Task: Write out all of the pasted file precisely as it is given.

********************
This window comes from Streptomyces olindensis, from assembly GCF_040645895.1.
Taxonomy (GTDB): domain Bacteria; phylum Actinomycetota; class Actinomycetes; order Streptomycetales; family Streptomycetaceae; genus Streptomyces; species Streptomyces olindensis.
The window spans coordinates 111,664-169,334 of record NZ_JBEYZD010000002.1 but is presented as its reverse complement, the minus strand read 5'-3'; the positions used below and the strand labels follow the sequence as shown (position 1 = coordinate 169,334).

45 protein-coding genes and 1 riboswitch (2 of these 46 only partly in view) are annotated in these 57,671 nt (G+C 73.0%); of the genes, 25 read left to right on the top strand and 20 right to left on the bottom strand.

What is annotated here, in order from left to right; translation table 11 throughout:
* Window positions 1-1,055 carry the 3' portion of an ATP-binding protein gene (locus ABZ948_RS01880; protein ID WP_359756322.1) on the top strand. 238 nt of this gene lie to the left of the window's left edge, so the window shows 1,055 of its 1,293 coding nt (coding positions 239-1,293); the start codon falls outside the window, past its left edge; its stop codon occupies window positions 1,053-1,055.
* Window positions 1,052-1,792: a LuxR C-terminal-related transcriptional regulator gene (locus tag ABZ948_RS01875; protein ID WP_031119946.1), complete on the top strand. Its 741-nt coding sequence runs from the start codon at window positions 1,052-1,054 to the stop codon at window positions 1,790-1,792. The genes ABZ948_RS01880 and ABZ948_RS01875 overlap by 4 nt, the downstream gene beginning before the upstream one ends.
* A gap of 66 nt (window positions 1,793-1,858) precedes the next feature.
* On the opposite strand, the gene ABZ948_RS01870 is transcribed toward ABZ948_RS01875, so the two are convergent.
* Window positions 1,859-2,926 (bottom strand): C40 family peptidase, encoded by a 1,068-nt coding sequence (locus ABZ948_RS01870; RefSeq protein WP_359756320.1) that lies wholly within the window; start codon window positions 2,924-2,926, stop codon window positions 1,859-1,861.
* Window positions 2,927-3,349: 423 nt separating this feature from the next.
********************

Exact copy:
This window comes from Streptomyces olindensis, from assembly GCF_040645895.1.
Taxonomy (GTDB): domain Bacteria; phylum Actinomycetota; class Actinomycetes; order Streptomycetales; family Streptomycetaceae; genus Streptomyces; species Streptomyces olindensis.
The window spans coordinates 111,664-169,334 of record NZ_JBEYZD010000002.1 but is presented as its reverse complement, the minus strand read 5'-3'; the positions used below and the strand labels follow the sequence as shown (position 1 = coordinate 169,334).

45 protein-coding genes and 1 riboswitch (2 of these 46 only partly in view) are annotated in these 57,671 nt (G+C 73.0%); of the genes, 25 read left to right on the top strand and 20 right to left on the bottom strand.

What is annotated here, in order from left to right; translation table 11 throughout:
* Window positions 1-1,055 carry the 3' portion of an ATP-binding protein gene (locus ABZ948_RS01880; protein ID WP_359756322.1) on the top strand. 238 nt of this gene lie to the left of the window's left edge, so the window shows 1,055 of its 1,293 coding nt (coding positions 239-1,293); the start codon falls outside the window, past its left edge; its stop codon occupies window positions 1,053-1,055.
* Window positions 1,052-1,792: a LuxR C-terminal-related transcriptional regulator gene (locus tag ABZ948_RS01875; protein ID WP_031119946.1), complete on the top strand. Its 741-nt coding sequence runs from the start codon at window positions 1,052-1,054 to the stop codon at window positions 1,790-1,792. The genes ABZ948_RS01880 and ABZ948_RS01875 overlap by 4 nt, the downstream gene beginning before the upstream one ends.
* A gap of 66 nt (window positions 1,793-1,858) precedes the next feature.
* On the opposite strand, the gene ABZ948_RS01870 is transcribed toward ABZ948_RS01875, so the two are convergent.
* Window positions 1,859-2,926 (bottom strand): C40 family peptidase, encoded by a 1,068-nt coding sequence (locus ABZ948_RS01870; RefSeq protein WP_359756320.1) that lies wholly within the window; start codon window positions 2,924-2,926, stop codon window positions 1,859-1,861.
* Window positions 2,927-3,349: 423 nt separating this feature from the next.